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The pain relieving drug acetaminophen (commonly known as Tylenol or paracetamol) is considered safe for use during pregnancy by the Food and Drug Administration and European Medicines Authority; however, recent evidence suggests that acetaminophen may increase the risk of fetal neurodevelopmental, reproductive, and urogenital disorders.. A group of expert scientists, clinicians, and public health professionals recently issued a statement calling for greater caution in recommending acetaminophen use during pregnancy.
Acetaminophen is the most common medication used during pregnancy. Most often, pregnant women use the medication to reduce headache, muscle pain, and back pain; however 8 percent of pregnant women use acetaminophen to reduce fever, which is a risk factor for fetal neural tube defects and later life cardiovascular disorders. There are very few alternative medications for reducing pain and fever, so acetaminophen use in pregnancy may be difficult to eliminate.
The authors conducted a systematic review of studies conducted over a 25-year period involving acetaminophen use during pregnancy. Then they used a set of criteria to select only relevant studies with appropriate study design. The 13 authors discussed the results of their systematic review and issued a statement that was later signed by 78 scientists, clinicians, and epidemiologists.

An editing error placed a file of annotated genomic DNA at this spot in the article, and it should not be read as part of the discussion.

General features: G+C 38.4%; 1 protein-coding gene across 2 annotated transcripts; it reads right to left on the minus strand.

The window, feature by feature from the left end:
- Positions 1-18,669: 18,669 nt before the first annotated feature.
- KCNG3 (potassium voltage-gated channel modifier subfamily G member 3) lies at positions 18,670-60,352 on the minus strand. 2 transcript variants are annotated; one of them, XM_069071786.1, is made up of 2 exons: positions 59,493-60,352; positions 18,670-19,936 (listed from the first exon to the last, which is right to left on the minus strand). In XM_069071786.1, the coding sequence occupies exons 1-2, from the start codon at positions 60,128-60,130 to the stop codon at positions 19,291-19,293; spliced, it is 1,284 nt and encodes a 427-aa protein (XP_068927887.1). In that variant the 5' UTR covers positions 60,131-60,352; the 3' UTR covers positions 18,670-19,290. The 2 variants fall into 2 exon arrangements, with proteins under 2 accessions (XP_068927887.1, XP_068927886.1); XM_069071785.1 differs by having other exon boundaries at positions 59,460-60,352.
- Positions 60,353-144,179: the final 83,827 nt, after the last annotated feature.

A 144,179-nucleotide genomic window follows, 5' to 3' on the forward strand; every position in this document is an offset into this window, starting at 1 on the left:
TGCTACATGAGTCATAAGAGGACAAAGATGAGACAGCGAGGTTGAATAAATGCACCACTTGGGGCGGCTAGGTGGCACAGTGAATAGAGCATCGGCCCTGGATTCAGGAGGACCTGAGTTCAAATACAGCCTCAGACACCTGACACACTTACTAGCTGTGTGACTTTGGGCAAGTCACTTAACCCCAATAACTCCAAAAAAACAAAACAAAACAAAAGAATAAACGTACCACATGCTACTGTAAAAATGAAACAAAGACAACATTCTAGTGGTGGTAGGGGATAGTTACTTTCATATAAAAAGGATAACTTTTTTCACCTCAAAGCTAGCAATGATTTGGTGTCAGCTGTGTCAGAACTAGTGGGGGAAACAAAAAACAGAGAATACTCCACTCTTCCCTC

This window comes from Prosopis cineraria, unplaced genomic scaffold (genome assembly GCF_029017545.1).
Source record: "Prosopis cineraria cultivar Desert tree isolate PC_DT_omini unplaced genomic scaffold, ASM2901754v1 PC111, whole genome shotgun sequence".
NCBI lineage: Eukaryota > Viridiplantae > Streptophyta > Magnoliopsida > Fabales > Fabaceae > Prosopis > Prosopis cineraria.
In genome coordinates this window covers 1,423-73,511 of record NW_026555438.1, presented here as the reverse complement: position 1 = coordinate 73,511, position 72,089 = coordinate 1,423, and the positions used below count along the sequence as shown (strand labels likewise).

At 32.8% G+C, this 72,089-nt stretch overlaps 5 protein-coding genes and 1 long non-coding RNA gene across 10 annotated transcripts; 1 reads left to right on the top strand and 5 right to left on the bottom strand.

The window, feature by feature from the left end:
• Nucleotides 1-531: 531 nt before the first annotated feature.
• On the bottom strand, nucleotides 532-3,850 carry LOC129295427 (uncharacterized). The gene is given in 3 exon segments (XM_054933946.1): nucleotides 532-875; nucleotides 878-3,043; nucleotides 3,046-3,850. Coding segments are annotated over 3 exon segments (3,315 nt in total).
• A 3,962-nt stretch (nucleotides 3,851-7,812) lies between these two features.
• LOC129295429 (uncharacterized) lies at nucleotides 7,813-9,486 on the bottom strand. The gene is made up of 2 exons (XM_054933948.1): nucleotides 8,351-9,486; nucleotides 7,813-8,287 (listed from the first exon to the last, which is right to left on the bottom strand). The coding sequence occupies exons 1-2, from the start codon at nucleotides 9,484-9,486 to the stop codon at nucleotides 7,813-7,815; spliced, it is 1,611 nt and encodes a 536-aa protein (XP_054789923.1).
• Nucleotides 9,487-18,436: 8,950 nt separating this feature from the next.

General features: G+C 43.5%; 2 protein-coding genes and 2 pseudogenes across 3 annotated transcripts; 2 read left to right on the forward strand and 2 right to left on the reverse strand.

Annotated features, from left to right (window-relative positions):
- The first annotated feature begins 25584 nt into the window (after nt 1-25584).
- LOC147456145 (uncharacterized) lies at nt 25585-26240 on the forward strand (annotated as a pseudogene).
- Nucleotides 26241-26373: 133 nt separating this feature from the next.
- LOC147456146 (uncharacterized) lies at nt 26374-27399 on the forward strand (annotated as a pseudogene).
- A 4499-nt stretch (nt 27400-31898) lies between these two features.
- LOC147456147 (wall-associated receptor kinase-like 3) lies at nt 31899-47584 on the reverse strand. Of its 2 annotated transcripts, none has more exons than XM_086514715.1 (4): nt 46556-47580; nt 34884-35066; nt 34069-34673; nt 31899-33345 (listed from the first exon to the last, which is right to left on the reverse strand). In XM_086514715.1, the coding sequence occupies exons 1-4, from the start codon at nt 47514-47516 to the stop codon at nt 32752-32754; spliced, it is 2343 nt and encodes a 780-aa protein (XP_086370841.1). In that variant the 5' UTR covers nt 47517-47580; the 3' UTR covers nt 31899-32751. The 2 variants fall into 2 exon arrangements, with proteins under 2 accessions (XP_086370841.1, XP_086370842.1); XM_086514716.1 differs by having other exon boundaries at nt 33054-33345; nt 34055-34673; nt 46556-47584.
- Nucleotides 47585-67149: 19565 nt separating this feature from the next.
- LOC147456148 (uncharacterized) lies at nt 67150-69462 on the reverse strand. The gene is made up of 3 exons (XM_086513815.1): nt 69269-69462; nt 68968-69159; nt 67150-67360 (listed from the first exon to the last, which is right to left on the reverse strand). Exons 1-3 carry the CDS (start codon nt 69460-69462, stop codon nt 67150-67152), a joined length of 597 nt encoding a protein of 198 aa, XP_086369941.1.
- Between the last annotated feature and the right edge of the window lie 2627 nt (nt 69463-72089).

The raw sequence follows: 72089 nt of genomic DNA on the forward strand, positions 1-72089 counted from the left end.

Acetaminophen use in pregnant rats and mice directly interfered with the fetal production of sex hormones and other steroids; perturbed immune function by excessive dampening of inflammation; and increased oxidative stress. All of these changes increased the risk of neurodevelopmental and urogenital and reproductive disorders in offspring. This preclinical evidence in animals may provide a mechanistic understanding of the effects of acetaminophen use in humans.
Epidemiological evidence from a sample of 130,000 mother-child pairs demonstrated increased risk of male urogenital abnormalities, including undescended testicles and reduced anogenital distance (i.e., the distance between the anus and penis), both markers of male sexual immaturity, in children born to mothers who used acetaminophen. Further epidemiological evidence from a sample of over 220,000 mother-child pairs demonstrated an increased risk of attention deficit hyperactivity disorder, autism spectrum disorder, and other neurodevelopmental abnormalities with acetaminophen use during pregnancy. One important observational study published in 2021 found an association between acetaminophen metabolites in umbilical cord blood collected at birth and the incidence of physician-diagnosed neurodevelopmental disorders in childhood. However, it is important to note that there are many factors that interfere with these statistical relationships, such as the incidence of maternal infection, other health conditions, and use of other medications.
Given this evidence and more presented in the literature, the experts recommended that pregnant women should be cautioned at the beginning of pregnancy to reduce or stop use of acetaminophen unless it is medically necessary and should consult with a physician or pharmacist before using acetaminophen long-term. The authors recognize the need for rigorous meta-analyses to understand the hormonal, epigenetic, and metabolic mechanisms by which acetaminophen affects development in humans.
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